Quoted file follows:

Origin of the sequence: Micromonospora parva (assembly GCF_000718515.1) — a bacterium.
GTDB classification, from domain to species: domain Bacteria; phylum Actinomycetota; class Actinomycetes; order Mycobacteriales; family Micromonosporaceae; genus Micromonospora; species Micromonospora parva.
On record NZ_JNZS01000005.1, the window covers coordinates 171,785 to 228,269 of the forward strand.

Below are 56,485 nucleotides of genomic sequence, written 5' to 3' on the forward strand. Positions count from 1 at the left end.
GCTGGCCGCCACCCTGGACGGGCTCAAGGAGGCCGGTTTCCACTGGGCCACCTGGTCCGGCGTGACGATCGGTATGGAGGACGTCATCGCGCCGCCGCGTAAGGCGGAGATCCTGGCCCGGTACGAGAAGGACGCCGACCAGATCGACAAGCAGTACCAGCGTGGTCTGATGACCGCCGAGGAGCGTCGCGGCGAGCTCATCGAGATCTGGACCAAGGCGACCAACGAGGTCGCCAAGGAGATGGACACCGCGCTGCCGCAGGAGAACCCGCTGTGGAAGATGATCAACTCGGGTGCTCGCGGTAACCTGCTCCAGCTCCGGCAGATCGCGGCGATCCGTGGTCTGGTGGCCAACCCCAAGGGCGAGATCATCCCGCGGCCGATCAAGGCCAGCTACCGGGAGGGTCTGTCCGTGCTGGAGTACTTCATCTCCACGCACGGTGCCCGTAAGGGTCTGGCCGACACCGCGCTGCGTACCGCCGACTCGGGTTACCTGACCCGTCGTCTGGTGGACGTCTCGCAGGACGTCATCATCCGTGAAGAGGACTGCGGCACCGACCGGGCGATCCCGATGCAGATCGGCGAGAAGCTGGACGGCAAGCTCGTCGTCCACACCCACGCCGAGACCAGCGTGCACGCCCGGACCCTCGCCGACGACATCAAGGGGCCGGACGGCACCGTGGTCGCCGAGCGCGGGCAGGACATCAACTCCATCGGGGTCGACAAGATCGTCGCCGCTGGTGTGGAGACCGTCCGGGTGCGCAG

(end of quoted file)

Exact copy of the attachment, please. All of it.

Origin of the sequence: Micromonospora parva (assembly GCF_000718515.1) — a bacterium.
GTDB classification, from domain to species: domain Bacteria; phylum Actinomycetota; class Actinomycetes; order Mycobacteriales; family Micromonosporaceae; genus Micromonospora; species Micromonospora parva.
On record NZ_JNZS01000005.1, the window covers coordinates 171,785 to 228,269 of the forward strand.

Below are 56,485 nucleotides of genomic sequence, written 5' to 3' on the forward strand. Positions count from 1 at the left end.
GCTGGCCGCCACCCTGGACGGGCTCAAGGAGGCCGGTTTCCACTGGGCCACCTGGTCCGGCGTGACGATCGGTATGGAGGACGTCATCGCGCCGCCGCGTAAGGCGGAGATCCTGGCCCGGTACGAGAAGGACGCCGACCAGATCGACAAGCAGTACCAGCGTGGTCTGATGACCGCCGAGGAGCGTCGCGGCGAGCTCATCGAGATCTGGACCAAGGCGACCAACGAGGTCGCCAAGGAGATGGACACCGCGCTGCCGCAGGAGAACCCGCTGTGGAAGATGATCAACTCGGGTGCTCGCGGTAACCTGCTCCAGCTCCGGCAGATCGCGGCGATCCGTGGTCTGGTGGCCAACCCCAAGGGCGAGATCATCCCGCGGCCGATCAAGGCCAGCTACCGGGAGGGTCTGTCCGTGCTGGAGTACTTCATCTCCACGCACGGTGCCCGTAAGGGTCTGGCCGACACCGCGCTGCGTACCGCCGACTCGGGTTACCTGACCCGTCGTCTGGTGGACGTCTCGCAGGACGTCATCATCCGTGAAGAGGACTGCGGCACCGACCGGGCGATCCCGATGCAGATCGGCGAGAAGCTGGACGGCAAGCTCGTCGTCCACACCCACGCCGAGACCAGCGTGCACGCCCGGACCCTCGCCGACGACATCAAGGGGCCGGACGGCACCGTGGTCGCCGAGCGCGGGCAGGACATCAACTCCATCGGGGTCGACAAGATCGTCGCCGCTGGTGTGGAGACCGTCCGGGTGCGCAG